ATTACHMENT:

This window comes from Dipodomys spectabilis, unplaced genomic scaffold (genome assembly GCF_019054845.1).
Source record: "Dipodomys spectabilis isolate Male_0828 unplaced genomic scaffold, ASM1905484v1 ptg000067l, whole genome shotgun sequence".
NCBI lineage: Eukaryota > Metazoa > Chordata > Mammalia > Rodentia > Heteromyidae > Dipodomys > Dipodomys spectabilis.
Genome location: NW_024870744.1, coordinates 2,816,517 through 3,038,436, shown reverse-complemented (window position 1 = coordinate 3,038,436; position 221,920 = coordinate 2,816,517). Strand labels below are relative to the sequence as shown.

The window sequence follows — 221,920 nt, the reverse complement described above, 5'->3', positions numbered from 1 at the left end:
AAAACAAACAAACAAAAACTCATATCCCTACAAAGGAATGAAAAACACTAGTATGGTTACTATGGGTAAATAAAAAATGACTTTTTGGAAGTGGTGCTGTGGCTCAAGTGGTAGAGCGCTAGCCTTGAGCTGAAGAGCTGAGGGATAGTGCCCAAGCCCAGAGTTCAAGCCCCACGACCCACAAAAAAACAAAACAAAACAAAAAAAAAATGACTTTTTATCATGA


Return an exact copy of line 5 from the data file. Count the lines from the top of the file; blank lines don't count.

The window sequence follows — 221,920 nt, the reverse complement described above, 5'->3', positions numbered from 1 at the left end: